A typical food haul (Collect/PA Real Life)

She added: “I have had messages from people asking if they’ll be considered for a donut as they have seven children, and it’s really quite heartbreaking.

“I have seen so many people who rely on the free food.

“One Friday I didn’t collect any as I was at a party and the next week a woman came to me and asked me why I wasn’t there.

“That was going to be her family’s food for the next few days.”

Family helping out (Collect/PA Real Life)
Family helping out (Collect/PA Real Life)

When Deborah’s interest in the food waste app was piqued by a social media post in November 2020, she discovered she had to complete a six hour training course to qualify as a food waste hero – which she aced on her first attempt.

She said: “I was excited, as their mission is to end food waste, which felt like something I would have invented if I was business minded.”

Her first haul was a “baptism of fire,” according to Deborah, as she pulled in roughly 200 items, which included sandwiches, butter, milk, yoghurt and vegetables.

A typical food haul (Collect/PA Real Life)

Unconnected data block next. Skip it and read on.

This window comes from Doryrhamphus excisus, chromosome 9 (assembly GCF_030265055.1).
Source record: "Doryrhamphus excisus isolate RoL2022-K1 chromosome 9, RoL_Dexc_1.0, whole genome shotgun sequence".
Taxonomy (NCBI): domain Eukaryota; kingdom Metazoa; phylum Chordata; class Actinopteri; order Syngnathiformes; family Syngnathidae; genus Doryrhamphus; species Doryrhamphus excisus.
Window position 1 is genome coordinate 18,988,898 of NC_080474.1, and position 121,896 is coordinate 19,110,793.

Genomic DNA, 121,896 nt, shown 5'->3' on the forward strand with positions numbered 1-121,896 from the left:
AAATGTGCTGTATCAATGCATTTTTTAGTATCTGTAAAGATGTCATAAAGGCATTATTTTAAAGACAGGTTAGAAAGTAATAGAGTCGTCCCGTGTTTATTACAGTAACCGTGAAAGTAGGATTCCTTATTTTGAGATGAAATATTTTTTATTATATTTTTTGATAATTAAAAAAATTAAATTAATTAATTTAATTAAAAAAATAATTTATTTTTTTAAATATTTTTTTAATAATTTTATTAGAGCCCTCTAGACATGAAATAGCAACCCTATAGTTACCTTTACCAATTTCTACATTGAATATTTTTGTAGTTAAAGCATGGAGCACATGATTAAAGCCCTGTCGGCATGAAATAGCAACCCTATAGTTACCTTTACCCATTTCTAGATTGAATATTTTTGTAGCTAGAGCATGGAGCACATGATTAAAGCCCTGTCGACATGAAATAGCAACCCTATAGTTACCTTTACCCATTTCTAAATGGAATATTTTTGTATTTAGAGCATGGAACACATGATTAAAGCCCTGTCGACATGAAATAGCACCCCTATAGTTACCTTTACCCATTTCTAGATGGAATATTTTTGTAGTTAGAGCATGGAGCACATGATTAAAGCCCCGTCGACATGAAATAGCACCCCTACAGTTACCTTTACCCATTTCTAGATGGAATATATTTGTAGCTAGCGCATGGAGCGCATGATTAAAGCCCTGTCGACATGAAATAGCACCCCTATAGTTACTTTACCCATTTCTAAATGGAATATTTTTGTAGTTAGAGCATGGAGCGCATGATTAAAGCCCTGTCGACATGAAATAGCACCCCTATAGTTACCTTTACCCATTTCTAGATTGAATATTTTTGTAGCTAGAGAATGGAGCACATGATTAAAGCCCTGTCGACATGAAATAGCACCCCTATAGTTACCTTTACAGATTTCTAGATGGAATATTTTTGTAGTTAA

A typical food haul (Collect/PA Real Life)

Anxious about wasting the food if no one came to claim it, she knocked on 20 neighbours’ doors in her quiet cul-de-sac and, by the end of the night, a dozen had signed up.

She said: “It was tricky, as Olio had only just started taking off, so initially I was panicked because I had all these items.

“I was so anxious, I went to all of my neighbours and left leaflets, as well as telling everyone in my family.”

Family helping out (Collect/PA Real Life)
Family helping out (Collect/PA Real Life)

She added: “About 12 people joined that night and requested food, so it all went.

“That first night was a baptism of fire, as I didn’t know what to expect.

“It was a bit overwhelming, but it was a great learning curve.”

Deborah at university (Collect/PA Real Life)
Deborah at university (Collect/PA Real Life)

Plain sailing ever since, Deborah feels she has now got her role down to a fine art.

On five nights a week she heads to the supermarket at 8.30pm, then she goes home with the food she collects and gets it photographed and listed on the app ready for punters to knock on her door by 9.30pm – with her children and her husband all helping to give it out.

She said: “I am a teacher and that’s so important, but reducing food waste is really important too. It’s my labour of love.”

Family helping out (Collect/PA Real Life)
Family helping out (Collect/PA Real Life)

She added: “I treat it really seriously, because it’s a cause that is close to my heart.

“As soon as I did that first night I knew this was what I needed to do – and my husband could see my reignited spark.